A review of THE ADVENTURES OF AMINA AL-SIRAFI by Shannon Chakraborty.
The fact is, fantasy is generally not my jam. And a fantasy of epic proportions (400+ pages) is almost guaranteed to be a big “nope”. But when I started reading about the eponymous, enigmatic pirate captain of Shannon Chakraborty’s THE ADVENTURES OF AMINA AL-SIRAFI — I was immediately hooked. And within only its first few pages, the story had wrapped its tentacles around my imagination and pulled me in deep.
THE ADVENTURES OF AMINA AL-SIRAFI is written in the style of a faithful scribe taking down the true story of legendary pirate Amina al-Sirafi “in her own words,” because, as the writer says:
“…this scribe has read a great many of these accounts and taken away another lesson: that to be a woman is to have your story misremembered. Discarded. Twisted.”
This stylistic flourish also has the benefit of fun (and often funny) interjections from Amina along the way. The narrative transports the reader through space and time to the Indian Ocean during the 12th century, deftly weaving myth and historical realism into a gorgeous and engaging tapestry. And on top of all that, Amina herself is a cleverly nuanced woman with so many interesting facets that she sparkles from every angle.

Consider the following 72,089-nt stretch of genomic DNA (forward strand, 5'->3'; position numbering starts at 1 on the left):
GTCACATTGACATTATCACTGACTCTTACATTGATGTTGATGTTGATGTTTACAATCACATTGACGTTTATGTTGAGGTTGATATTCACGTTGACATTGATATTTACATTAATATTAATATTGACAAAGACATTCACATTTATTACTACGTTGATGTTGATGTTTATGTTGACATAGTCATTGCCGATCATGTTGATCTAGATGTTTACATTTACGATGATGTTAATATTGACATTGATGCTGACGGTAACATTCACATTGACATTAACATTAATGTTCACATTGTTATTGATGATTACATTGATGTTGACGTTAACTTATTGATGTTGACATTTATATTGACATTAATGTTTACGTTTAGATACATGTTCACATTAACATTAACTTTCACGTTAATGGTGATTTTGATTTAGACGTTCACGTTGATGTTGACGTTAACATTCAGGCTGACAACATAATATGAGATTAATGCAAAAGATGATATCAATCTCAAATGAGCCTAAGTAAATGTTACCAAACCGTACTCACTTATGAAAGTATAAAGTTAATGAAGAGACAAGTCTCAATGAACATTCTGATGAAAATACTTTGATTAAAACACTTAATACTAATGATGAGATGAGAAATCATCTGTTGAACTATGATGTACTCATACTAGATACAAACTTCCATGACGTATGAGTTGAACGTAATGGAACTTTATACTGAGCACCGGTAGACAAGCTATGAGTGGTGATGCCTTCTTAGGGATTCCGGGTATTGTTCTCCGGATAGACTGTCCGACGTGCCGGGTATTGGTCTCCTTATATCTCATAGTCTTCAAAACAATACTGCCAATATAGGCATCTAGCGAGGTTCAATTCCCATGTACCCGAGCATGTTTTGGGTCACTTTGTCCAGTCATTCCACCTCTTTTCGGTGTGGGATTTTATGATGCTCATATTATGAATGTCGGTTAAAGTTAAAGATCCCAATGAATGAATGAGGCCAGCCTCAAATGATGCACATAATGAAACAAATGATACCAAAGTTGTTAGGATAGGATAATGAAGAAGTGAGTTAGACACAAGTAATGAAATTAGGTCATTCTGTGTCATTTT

When we start, Amina has already had an illustrious career as a fearsome nakhuda (pirate captain) but has not been sailing for ten years, having retired from the high seas due to the arrival of her daughter, Marjana. Then one day, Amina’s offered an opportunity for redemption and riches beyond compare. With this set-up, you won’t be surprised to discover that THE ADVENTURES OF AMINA AL-SIRAFI has all the structural hallmarks of a great heist film; getting called out of retirement for “one last job,” retrieving the beloved chariot, gathering the scattered crew, and embarking on what will almost certainly not be a “simple” mission. But THE ADVENTURES OF AMINA AL-SIRAFI is also so much more than that. It’s an exploration of identity, family, and risks worth taking, especially as Amina herself tries to reconcile her love of the sea and its dangers with her desire to keep her daughter safe:
“I’m not sure I ever stopped being a nakhudha,” I [Amina] finally replied. “Our hearts may be spoken for by those with sweet eyes, little smiles, and so very many needs, but that does not mean that which makes us us is gone. And I hope . . . part of me hopes anyway that in seeing me do this, Marjana knows more is possible. I would not want her to believe that because she was born a girl, she cannot dream.”
THE ADVENTURES OF AMINA AL-SIRAFI is a thrilling epic about what it means to pick up a dream that you set down long ago, and it’s a book you might pick up and not want to put down for a long time.
But it HERE.